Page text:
Europe’s ambitions for space

Nieuws | de redactie
3 november 2016 | Just after the deception of Schiaparelli’s failed landing at Mars, the European Commission presents a new space strategy for the period of 2017-2020. “The overall international space context is changing fast: competition is increasing; new entrants are bringing challenges and new ambitions in space.”

In the new strategy the European Commission presented last week, successes like the Rosetta Mission with Philae landing on comet Chury are being celebrated. The EC acknowledges that “space technologies, data and services have become indispensable in the daily lives of European citizens,” for example in using mobile phones as well as in the early detection of floods and earthquakes.

Pushing the boundaries of science and research

The European Commission sees space technology as an important asset for the strategy of Europe. “It reinforces Europe’s role as a stronger global player and is an asset for its security and defence. Space policy can help boost jobs, growth and investments in Europe. Investing in space pushes the boundaries of science and research.”

As new commercial players like Elon Musk also show ambitions in space, it is important for Europe “to  work together to promote its position as a leader in space, increase its share on the world space markets, and seize the benefits and opportunities offered by space.”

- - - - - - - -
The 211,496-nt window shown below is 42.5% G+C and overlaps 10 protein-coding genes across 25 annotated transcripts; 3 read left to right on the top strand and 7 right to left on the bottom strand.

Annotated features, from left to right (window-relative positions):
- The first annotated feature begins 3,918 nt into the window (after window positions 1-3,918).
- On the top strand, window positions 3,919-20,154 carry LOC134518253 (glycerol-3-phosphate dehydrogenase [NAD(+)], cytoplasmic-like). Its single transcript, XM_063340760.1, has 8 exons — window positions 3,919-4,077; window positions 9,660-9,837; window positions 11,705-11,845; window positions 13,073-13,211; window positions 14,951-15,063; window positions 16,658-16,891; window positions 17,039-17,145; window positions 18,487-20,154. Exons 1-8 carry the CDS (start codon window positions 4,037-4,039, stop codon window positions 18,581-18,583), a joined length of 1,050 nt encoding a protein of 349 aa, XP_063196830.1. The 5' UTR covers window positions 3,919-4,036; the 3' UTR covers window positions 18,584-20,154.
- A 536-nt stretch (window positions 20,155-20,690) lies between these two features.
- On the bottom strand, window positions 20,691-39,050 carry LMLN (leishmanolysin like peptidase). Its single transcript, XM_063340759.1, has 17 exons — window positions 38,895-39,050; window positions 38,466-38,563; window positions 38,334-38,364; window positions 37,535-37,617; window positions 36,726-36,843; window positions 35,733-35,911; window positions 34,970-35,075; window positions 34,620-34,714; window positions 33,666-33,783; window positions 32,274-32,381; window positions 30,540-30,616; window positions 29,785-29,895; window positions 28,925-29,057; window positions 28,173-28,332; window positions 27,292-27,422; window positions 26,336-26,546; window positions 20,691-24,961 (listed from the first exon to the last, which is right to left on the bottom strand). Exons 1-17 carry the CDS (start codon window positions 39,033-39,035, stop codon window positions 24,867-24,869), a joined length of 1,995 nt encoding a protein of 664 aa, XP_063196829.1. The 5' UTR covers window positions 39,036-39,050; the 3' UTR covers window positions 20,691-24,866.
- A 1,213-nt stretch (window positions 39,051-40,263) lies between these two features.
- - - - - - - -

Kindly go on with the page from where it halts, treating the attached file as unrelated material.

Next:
In achieving and maintaining this position, the European Commission has formulated several actions:

The European Commission will “together with Member States and industry, promote the efficient and demand-driven use of satellite communications, so as to foster ubiquitous connectivity in all Member States” and it will “stimulate the development of space applications with a greater involvement of new actors from different domains.”

Support for entrepeneurships

New EU space programmes will address “emerging needs related, in particular, to climate change/sustainable development and security and defence.” In order to stay a competitive global player  the Commission will “step up its efforts to support space R&D activities, in cooperation with Member States and ESA, and review its strategic approach to boosting these competitiveness.”

Europe does not aim to compete with private parties as it will give room to entrepreneurs, the strategy writes. The Commission will “step up support to space entrepreneurs through EU funding programmes to facilitate further financing of investments in the space sector.” This also include support for start-ups.

The Commission argues this cannot be accomplished if Member States do not cooperate. “The potential of space for Europe and the world is enormous. Europe faces huge global challenges which require global responses. Europe must contribute to this collective responsibility. No single Member State can do this alone. The EU, alongside its Member States and ESA, must act as a global stakeholder to promote and preserve the use of space for future generations.”

You can read the Space Strategy for Europe here (PDF)

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